Exposed for the sky
ISO 100 F16 3.2 Sec @ 10mm
Exposed for the foreground.
ISO 200 F16 2.5sec @ 10mm
I opened both images as layers in Photoshop placing the image exposed for the foreground at the top. I then used the quick selection tool to make a selection of the overexposed sky and hit the delete key to erase it. As I chose quite an undetailed and clean horizon line it made the task easier than I expected. I am not sure if I am proficient enough yet to make more complicated selections but am happy with the end result for my first attempt at combining two images to make a new one.
Exposed for sky
Exposed for foreground
Final combined image
Graduated filters are considered a perfectly legitimate method of achieving a better exposure in-camera whilst shooting , what is the difference between using a digital method post shoot to achieve the same end result?
Using layers I created two different versions as I worked on the image.
I opened up both images in Photoshop choosing an image of Caitlin with a very pale and washed out sky behind her. I copied and pasted it onto the image created for the first part of the exercise as it had a more summery sky.
I then created a duplicate copy layer image and turned this layer off.
Returning to my original first layer I made a selection of the areas I wanted protected and added a layer mask, white shows the areas to be protected and black areas will be hidden. I actually found it easier to make a selection of the sky and inverse the selection.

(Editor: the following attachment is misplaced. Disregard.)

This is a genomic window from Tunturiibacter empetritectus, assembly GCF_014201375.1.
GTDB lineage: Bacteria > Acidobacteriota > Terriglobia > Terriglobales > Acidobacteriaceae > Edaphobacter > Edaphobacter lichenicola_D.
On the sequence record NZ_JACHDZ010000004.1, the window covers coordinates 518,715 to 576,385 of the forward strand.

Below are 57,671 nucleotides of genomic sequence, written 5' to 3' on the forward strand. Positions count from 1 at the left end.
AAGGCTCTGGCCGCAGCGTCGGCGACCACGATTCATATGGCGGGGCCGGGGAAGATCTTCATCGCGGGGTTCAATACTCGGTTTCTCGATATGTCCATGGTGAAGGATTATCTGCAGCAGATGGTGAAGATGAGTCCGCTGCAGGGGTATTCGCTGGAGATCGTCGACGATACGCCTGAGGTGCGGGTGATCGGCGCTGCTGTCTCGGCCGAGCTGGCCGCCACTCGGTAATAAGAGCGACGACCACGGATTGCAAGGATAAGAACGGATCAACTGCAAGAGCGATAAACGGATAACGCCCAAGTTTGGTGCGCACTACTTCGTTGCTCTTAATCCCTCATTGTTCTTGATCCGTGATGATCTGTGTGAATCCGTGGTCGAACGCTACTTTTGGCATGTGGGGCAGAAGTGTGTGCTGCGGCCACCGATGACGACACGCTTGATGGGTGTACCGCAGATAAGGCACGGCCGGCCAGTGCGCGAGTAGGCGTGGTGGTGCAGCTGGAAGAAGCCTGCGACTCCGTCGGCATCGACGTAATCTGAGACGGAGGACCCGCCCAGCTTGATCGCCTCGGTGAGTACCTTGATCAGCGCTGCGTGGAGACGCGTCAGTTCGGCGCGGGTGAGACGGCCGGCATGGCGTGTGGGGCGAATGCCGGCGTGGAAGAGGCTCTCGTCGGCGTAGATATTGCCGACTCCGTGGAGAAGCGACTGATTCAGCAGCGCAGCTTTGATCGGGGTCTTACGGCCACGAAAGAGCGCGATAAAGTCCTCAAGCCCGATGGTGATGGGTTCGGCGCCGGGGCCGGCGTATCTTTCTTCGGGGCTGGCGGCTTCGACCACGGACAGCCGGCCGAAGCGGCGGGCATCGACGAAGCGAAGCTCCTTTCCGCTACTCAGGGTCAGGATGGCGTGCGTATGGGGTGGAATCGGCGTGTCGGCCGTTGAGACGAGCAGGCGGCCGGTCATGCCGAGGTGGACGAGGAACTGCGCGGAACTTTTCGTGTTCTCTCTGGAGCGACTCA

I think this looks false –the small area of horizon between the sky and sea creates a rather wonky looking line !
For my second version I also included the sea visible to Caitlin’s left in my selection to be hidden. I think this second version looks better even if I have altered the actual reality of the scene.
I returned to the duplicate copy layer making my original image visible again. Double clicking I then opened the blending options choosing blend to blue dragging the top slider from right to left until I was happy with how the sky looked. The image was then adjusted to reduce any fringing by holding the Option key (Alt on a PC) and dragging the slider to the left which then split into two. At this point I could release the Option key and adjust my image.
The final image.
I added a Vibrance and Curves layer.